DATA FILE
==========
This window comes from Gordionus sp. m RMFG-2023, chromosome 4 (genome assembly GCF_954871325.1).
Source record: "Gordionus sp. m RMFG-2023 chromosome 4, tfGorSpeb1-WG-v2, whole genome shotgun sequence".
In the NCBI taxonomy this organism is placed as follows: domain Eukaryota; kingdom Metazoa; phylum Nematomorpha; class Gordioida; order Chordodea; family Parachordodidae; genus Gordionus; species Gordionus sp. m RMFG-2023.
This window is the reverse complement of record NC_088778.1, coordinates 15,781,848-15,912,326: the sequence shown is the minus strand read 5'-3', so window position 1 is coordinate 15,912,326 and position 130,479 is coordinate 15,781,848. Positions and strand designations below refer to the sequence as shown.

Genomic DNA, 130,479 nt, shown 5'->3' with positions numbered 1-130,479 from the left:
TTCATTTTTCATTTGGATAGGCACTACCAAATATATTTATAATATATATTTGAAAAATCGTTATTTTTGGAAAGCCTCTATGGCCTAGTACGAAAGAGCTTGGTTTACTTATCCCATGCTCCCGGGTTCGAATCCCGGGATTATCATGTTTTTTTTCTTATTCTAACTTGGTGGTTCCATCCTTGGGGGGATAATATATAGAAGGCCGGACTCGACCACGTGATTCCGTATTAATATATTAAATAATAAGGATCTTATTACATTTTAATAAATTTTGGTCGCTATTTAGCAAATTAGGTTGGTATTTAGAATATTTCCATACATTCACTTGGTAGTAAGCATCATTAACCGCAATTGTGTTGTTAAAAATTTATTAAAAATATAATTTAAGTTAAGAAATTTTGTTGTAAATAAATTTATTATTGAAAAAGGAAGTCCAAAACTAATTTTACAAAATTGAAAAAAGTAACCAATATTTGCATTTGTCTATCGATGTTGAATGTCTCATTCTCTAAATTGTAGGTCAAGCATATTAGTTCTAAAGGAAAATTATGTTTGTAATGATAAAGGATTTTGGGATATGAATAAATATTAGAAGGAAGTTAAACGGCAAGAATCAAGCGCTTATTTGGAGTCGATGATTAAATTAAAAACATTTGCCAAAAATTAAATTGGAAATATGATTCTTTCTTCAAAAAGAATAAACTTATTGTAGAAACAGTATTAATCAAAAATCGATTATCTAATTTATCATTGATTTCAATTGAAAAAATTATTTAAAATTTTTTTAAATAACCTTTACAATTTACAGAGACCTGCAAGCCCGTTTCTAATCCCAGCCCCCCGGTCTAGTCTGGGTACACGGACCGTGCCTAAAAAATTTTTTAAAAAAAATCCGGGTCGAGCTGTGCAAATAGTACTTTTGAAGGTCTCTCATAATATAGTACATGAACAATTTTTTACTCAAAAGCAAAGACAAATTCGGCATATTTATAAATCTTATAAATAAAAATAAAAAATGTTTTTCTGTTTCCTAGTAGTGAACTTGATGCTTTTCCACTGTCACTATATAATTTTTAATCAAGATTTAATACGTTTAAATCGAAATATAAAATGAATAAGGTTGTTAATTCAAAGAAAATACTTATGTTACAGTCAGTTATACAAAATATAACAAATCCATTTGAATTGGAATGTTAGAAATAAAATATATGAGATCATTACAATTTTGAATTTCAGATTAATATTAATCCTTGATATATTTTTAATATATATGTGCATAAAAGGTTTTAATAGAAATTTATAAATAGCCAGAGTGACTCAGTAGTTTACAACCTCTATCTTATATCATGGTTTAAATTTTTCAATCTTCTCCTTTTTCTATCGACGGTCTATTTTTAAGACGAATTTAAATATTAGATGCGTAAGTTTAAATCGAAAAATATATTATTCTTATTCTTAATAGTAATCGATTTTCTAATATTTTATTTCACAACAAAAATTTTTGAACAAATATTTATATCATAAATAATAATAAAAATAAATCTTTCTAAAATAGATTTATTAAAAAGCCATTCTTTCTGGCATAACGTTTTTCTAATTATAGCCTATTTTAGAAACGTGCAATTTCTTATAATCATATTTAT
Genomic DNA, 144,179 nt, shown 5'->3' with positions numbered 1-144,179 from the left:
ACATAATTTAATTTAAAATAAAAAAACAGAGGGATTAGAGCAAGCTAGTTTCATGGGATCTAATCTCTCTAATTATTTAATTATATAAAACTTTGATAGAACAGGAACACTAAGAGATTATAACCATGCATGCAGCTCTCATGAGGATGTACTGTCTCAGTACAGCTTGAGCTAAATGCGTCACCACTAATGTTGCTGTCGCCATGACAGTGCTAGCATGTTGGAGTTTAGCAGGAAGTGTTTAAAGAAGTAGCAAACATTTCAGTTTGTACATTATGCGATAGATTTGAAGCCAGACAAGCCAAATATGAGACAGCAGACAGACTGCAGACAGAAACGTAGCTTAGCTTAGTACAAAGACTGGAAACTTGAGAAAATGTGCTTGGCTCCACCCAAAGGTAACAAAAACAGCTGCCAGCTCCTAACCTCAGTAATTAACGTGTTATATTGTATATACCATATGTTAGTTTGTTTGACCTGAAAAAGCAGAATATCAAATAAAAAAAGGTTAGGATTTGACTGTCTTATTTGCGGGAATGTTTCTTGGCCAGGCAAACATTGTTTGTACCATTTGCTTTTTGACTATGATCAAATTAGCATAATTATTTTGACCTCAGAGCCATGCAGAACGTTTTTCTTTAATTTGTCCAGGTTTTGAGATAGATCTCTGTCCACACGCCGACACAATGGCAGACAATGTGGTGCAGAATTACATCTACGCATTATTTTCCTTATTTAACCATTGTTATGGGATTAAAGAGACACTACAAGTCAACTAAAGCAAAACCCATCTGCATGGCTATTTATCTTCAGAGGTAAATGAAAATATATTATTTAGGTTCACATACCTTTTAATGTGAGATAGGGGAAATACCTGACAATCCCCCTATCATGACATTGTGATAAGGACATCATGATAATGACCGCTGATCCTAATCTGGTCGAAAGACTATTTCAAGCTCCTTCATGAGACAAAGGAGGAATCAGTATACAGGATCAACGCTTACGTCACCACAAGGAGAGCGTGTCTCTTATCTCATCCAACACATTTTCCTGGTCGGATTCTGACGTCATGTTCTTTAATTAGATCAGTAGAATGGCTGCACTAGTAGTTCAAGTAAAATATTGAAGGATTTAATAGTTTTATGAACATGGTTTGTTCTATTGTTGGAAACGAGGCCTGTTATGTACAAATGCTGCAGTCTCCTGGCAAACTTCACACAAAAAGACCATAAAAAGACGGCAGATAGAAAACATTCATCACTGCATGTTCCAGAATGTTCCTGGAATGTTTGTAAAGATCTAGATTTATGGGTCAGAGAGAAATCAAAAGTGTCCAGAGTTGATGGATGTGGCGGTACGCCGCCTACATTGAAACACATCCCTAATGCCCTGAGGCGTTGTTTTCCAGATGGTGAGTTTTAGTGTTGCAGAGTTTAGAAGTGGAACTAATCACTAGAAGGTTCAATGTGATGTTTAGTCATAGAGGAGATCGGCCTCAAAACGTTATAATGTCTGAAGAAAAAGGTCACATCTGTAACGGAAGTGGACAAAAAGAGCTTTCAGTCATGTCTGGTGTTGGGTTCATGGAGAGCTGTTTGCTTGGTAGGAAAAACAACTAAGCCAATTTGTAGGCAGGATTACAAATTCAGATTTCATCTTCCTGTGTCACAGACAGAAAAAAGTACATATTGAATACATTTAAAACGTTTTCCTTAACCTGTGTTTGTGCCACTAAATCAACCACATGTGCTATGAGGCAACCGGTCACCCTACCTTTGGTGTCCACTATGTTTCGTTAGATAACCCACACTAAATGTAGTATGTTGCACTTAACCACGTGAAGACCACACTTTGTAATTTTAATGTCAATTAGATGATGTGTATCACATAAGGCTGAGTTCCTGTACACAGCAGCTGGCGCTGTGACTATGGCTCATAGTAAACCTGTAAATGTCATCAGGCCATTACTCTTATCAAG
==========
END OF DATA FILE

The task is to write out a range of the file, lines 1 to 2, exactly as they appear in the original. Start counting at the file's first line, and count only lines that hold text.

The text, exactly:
This window comes from Gordionus sp. m RMFG-2023, chromosome 4 (genome assembly GCF_954871325.1).
Source record: "Gordionus sp. m RMFG-2023 chromosome 4, tfGorSpeb1-WG-v2, whole genome shotgun sequence".